Netflix and HBO are making grand entrances to the Nordic market in the coming months, bringing with them a tidal wave of uncertainty sweeping over local video-on-demand players, and anybody else trying to make a living out of distributing – for the main part american – content.
Starting in 2005, video-on-demand services created a promise of a better, user centric world of viewing. Tech-savvy start-ups like Headweb andVoddler dreamt up companies that would get the latest features and shows out to the local market, allowing users in Sweden and the Nordics to watch them at the same time as the domestic audience in the U.S. Taking advantage of the smartest delivery networks and technological advances of the time.
But every story needs a villain, and the antagonists to our tech-savvy protagonists were the major studios of Hollywood and the local broadcasters, who had spent the better part of a century thriving in a siloed world. Because while the internet dependent Swedes had grown tired of being discriminated against due to their nationality – meaning no one was selling them the series and films they wanted to buy because they happened to live in another country – the local broadcasters and movie studios were fighting with all their might to keep from evolving their business model, keeping to the ways of yesteryear. And when the population was craving a product that existed, but the product maker didn’t seem to want to sell, a black market occurred with the Pirate Bay front and center.
While Headweb and Voddler tried getting the product out via legal ways, the Hollywood studios were not ready to innovate their business. If they had, when the technology was first made available in post-Napster time, legal video-on-demand sites could be owning the consumers by now, instead of having to compete with a black market and a behavior etched in the mind of millions.
The most crucial challenge for Filmnet, C More, Viaplay, ComoYo, Headweb, Voddler and the rest of those guys is that they don’t own their own product.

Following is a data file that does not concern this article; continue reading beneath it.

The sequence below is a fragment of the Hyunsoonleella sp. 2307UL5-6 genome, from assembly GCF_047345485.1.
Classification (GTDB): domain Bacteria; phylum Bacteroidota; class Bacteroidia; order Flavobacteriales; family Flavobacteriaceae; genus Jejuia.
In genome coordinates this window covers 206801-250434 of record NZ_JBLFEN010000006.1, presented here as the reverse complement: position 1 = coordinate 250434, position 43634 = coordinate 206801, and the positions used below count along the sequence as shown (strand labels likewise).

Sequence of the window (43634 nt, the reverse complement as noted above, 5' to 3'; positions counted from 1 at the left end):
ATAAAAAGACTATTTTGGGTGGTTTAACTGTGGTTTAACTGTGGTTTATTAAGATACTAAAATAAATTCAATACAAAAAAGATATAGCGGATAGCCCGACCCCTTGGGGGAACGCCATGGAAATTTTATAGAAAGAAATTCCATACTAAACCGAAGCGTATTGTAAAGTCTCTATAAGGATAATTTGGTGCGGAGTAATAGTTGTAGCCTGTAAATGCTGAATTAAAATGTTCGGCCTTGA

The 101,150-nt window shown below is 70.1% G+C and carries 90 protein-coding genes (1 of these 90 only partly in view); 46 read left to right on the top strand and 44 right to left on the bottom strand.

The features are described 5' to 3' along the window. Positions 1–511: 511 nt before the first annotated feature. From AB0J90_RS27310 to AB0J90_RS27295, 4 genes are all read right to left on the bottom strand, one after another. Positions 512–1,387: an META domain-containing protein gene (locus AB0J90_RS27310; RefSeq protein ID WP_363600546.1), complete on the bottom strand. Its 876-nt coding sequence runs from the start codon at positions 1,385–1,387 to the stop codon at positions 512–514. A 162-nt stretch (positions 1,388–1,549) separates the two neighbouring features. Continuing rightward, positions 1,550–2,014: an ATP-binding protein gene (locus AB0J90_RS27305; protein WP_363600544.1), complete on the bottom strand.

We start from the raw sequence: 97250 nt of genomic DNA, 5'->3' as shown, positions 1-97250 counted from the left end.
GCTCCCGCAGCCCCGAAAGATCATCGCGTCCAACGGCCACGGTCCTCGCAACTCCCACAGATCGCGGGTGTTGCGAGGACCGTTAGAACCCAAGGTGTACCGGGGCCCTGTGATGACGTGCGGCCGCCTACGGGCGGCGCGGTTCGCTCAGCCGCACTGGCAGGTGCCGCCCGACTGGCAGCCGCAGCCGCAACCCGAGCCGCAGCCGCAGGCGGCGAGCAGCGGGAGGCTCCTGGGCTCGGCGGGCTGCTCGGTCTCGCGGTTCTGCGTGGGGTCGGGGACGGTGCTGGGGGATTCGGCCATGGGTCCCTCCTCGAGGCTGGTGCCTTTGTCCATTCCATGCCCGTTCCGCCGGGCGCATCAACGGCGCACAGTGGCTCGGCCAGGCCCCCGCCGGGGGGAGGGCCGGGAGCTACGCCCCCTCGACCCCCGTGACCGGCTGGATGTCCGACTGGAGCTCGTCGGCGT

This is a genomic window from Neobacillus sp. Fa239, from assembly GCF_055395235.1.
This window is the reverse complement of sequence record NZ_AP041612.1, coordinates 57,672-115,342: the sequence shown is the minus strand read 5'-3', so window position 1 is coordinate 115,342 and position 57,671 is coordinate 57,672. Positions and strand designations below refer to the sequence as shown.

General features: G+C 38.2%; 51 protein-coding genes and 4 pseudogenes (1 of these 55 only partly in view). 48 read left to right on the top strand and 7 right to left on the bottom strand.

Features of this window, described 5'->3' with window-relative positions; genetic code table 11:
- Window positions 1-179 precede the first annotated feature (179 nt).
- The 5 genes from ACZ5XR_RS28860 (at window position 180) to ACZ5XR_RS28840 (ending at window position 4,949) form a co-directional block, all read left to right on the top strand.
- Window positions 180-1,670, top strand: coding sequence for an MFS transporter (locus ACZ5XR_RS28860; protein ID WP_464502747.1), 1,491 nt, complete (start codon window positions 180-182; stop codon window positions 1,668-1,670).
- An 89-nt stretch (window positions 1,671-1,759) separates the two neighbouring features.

This is the same issue that the american and international brands – Apple, Netflix, and one can only assume with increased force in time, Amazon’s Lovefilm – face. Because while Netflix is producing their own shows with Lillyhammer and Arrested Development 2.0, the majority of their business is distributing someone else’s content.
The reason why the HBO launch is so interesting is that its the first distribution channel setting up shop, selling their own content. This means that if they feel like distribution on all platforms simultaneously so the consumer can watch whenever the hell they feel like it, they’ll do it (congrats,Samsung). If they feel like an all-you-can-eat buffet of their whole library so that all those who decide now is the time to watch all seasons of the West Wing and the Wire (seriously, you should), they’ll have it. And if their users ask for new possible ways of packaging their content that would make the users happy and even more willing to pay, HBO has the unique possibility of actually being able to execute. Because they own their product.
If the HBO experiment is successful, there should be the possibility of the whole Warner conglomerate opening up a hub in the Nordics for direct to consumer distribution. And where one goes, the other follow.